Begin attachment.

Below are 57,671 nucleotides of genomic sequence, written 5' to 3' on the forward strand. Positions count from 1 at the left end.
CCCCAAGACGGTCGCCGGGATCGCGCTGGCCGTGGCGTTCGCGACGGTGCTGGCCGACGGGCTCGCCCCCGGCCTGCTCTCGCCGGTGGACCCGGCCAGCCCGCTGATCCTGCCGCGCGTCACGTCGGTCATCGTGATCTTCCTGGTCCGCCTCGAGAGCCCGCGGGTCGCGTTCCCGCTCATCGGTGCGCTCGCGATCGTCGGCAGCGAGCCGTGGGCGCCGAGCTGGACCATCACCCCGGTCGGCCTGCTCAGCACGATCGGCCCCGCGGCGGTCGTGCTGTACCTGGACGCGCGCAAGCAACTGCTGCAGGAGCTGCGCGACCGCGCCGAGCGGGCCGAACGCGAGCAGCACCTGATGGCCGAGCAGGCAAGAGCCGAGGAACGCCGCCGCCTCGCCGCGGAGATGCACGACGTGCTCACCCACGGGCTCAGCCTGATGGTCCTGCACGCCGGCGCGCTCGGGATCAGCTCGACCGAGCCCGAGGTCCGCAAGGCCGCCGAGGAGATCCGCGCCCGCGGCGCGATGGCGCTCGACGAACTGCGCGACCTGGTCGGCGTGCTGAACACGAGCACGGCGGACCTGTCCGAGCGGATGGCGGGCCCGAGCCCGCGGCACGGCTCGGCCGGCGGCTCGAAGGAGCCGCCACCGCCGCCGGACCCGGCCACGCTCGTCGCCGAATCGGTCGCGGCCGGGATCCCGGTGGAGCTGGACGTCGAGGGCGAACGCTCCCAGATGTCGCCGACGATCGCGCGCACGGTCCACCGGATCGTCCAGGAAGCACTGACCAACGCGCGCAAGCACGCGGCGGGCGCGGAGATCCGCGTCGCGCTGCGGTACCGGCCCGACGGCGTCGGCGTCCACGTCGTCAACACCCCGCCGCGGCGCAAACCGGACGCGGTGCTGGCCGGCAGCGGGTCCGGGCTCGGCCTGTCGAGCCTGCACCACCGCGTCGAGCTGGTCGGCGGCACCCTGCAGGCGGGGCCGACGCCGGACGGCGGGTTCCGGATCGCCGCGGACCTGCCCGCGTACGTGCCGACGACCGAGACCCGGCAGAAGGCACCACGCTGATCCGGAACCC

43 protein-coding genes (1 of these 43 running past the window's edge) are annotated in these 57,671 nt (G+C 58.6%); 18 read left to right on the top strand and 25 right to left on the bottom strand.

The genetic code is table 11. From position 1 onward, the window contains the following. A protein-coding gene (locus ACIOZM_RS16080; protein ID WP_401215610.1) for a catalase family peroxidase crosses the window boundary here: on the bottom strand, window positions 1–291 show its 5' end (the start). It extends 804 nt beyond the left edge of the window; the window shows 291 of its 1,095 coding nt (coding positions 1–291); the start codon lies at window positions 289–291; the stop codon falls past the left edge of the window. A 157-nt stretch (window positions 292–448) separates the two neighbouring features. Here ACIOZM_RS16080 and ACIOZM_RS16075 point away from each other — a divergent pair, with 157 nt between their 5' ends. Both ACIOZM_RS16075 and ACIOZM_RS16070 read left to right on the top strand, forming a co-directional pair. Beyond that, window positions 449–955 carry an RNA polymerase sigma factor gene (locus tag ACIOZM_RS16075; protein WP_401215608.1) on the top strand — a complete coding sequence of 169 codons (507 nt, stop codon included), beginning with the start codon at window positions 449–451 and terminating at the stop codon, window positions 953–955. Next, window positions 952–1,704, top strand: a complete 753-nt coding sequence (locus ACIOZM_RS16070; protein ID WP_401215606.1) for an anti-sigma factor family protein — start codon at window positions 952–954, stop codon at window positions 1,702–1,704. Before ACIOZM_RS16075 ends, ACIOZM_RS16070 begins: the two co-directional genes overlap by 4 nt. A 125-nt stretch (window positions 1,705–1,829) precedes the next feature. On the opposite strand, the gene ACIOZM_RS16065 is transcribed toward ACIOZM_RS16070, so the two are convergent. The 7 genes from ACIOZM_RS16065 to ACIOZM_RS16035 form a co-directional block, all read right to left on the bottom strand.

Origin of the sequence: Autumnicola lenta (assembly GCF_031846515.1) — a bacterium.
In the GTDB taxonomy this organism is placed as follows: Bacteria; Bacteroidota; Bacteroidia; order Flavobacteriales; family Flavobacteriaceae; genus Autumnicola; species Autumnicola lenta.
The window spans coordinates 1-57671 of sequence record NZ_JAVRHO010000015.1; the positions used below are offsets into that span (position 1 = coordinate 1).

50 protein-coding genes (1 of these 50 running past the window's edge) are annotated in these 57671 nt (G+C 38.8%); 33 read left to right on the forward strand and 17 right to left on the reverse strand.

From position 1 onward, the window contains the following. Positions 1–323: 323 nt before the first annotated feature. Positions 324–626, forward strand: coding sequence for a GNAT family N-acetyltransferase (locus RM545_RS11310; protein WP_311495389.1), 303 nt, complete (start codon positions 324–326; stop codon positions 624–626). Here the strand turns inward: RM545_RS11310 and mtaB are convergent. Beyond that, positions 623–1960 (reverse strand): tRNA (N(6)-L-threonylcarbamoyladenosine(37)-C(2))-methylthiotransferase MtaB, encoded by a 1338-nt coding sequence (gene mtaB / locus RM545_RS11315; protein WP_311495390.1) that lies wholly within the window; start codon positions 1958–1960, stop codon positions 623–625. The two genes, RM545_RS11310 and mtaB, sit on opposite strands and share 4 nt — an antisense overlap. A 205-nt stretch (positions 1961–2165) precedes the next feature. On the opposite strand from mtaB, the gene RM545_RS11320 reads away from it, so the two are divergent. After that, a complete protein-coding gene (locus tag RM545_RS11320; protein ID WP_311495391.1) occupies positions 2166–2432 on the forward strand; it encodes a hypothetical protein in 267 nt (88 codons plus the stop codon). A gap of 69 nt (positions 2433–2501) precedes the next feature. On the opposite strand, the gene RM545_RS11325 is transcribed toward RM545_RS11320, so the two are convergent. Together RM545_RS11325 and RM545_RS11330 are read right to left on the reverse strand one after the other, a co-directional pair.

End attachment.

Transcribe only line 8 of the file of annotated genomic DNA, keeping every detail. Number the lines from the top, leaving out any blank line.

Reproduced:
50 protein-coding genes (1 of these 50 running past the window's edge) are annotated in these 57671 nt (G+C 38.8%); 33 read left to right on the forward strand and 17 right to left on the reverse strand.